The reason I find this annoying is that it makes the assumption that Republicans don't need to win any blue states and shouldn't even try, even though they won the last two elections by the slimmest of margins with no room for error. If the Republican strategy is just to hold on to the states that Bush won in 2004 while making no inroads into other states, then the Republicans are leaving themselves no margin for error in a year when their party identification numbers are at an all time low.

At the same time as they've been hitting this meme like a broken record, they've been playing the opposite meme for Obama - that Democrats should take positive notice that Obama is doing so well in "Red" states, and that this makes him more electable.

If I was a Hillary supporter hearing those two memes juxtaposed together, I'd be even more annoyed.

Romney's Refrain

I've been meaning to comment on this for awhile, and today may well be my last chance if McCain all but seals the deal tonight as expected. In any event, ever since Romney transparently pillaged Obama's "Change" theme, he has made a point of saying that we can't have change by just "putting the same people in different chairs" (or something similar to that). He then claims that his experience as a Blue State governor (and as a businessman) makes him uniquely qualified to be President.

There's just one problem with that argument, which essentially argues that you need an outsider to create change, preferably an experienced governor, and definitely NOT a sitting member of Congress: most Presidents in modern times have fit Romney's "outsider" definition to a "T." Indeed, the last time we elected a sitting member of Congress to the Presidency was JFK - almost 50 years ago! Prior to that, you had Warren Harding in 1920, Benjamin Harrison in 1888, Garfield in 1880 (who died a few months after taking office), and that's it. Of course there are a number of Presidents like LBJ who had prior Congressional experience, especially in the 1800s.

Compare that to the number of recent Presidents we've had whose prior experience was primarily as a governor: Bush II, Clinton, Reagan, Carter... The point is this: the idea that all we need for "change" is to elect another governor is utterly preposterous. If anything, recent history would suggest that what we need for "change" is to stop electing governors as Presidents!

For the Record

For what it's worth, turnout in my Republican-monopolized town here in New Jersey seemed surprisingly low in a year when this state's vote actually means something in theory. I went to vote at what should have been a high time, and had exactly zero wait, and there was no one else coming or going for my district. Other districts (there are several that vote in the same building) were not much better. This says nothing about the Dem turnout, of course, since as I said the Republicans have a monopoly in my town (there wasn't a single "D" on my page of the voter list, for example). But the apparent lack of enthusiasm on the Republican side at this point says a lot.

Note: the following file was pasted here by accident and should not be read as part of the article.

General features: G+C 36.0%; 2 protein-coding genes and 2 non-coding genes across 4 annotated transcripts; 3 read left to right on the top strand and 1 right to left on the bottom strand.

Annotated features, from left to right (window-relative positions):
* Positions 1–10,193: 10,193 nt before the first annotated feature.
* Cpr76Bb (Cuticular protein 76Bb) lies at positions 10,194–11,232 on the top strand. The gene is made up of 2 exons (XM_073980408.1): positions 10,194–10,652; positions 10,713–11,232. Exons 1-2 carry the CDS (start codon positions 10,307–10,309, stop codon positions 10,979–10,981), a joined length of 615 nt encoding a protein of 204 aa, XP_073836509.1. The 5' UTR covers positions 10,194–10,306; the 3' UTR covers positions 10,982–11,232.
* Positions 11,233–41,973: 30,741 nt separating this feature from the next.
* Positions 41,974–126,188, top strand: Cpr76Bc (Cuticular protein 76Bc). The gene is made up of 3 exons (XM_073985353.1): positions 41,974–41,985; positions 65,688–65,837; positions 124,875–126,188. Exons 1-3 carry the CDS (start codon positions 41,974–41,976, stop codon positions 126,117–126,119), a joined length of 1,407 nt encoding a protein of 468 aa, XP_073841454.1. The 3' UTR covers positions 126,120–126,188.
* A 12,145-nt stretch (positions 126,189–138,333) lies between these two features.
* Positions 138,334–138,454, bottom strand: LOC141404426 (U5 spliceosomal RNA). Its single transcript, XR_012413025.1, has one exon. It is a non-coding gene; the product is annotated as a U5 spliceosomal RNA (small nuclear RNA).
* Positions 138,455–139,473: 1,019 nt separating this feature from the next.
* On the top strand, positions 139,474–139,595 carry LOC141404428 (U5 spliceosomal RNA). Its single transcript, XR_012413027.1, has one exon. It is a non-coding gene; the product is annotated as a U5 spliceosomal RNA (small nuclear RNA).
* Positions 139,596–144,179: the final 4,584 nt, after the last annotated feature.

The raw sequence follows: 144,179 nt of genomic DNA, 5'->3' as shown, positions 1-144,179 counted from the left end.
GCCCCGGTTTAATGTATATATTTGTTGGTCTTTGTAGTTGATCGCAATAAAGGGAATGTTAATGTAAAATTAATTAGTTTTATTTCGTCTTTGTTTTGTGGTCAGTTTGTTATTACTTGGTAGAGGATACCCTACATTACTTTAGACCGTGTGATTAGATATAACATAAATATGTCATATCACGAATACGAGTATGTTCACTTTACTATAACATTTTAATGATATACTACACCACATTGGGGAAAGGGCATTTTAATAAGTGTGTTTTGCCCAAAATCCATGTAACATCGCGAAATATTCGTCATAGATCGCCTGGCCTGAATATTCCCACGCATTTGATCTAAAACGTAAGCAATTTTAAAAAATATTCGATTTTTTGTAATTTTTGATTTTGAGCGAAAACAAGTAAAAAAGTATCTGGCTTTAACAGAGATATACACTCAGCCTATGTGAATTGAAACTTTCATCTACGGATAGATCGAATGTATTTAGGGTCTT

My Reluctant Vote and What Ron Paul Should Have Done

This morning, I sucked it up, went to the voting booth, and voted for Ron Paul. Had the newsletter story broken earlier than it did, I would have changed my party registration so I could have supported Obama and given him a chance to win this surprisingly close state against Nixon in a Pantsu....err, Hillary.

In any event, it was amazing to me how joyless the experience of voting for Ron Paul had become only a few months after being absolutely ecstatic about his candidacy. Indeed, in the end, my vote was purely strategic and symbolic....a pure protest vote. My decision was made easier by the fact that McCain has a huge lead here in New Jersey, which is also a winner take all primary on the Republican side. Since I view Romney as on a par with Hillary on the Evil Scale, ensuring the death of his campaign had become a top priority for me. But with McCain's insurmountable lead here and the winner-take-all factor, that priority became a non-issue.

The diminishment of that priority paved the way for making a protest vote against the Republican Party's warmongering and nation-building of recent years, as well as its out of control spending and complete disregard for civil and social liberties. While Paul's value as a protest vote is greatly diminished due to the newsletter issue and his nativism on trade and immigration, as well as his emphasis on states' rights over individual rights, he is as good a protest as there is in the Republican Party these days. Since I could not vote in the Dem primary and since I am no longer a big fan of McCain, voting for Paul was the only way I felt my vote could have any impact whatsoever. Even then, my decision was still agonizing. In the end, I voted for Paul more because of McCain's douchebaggery and dishonesty in the last debate (which eliminated the main reason I could tolerate McCain) than anything else....though I hasten to add that Paul's honest and adult performance in that debate was also a factor.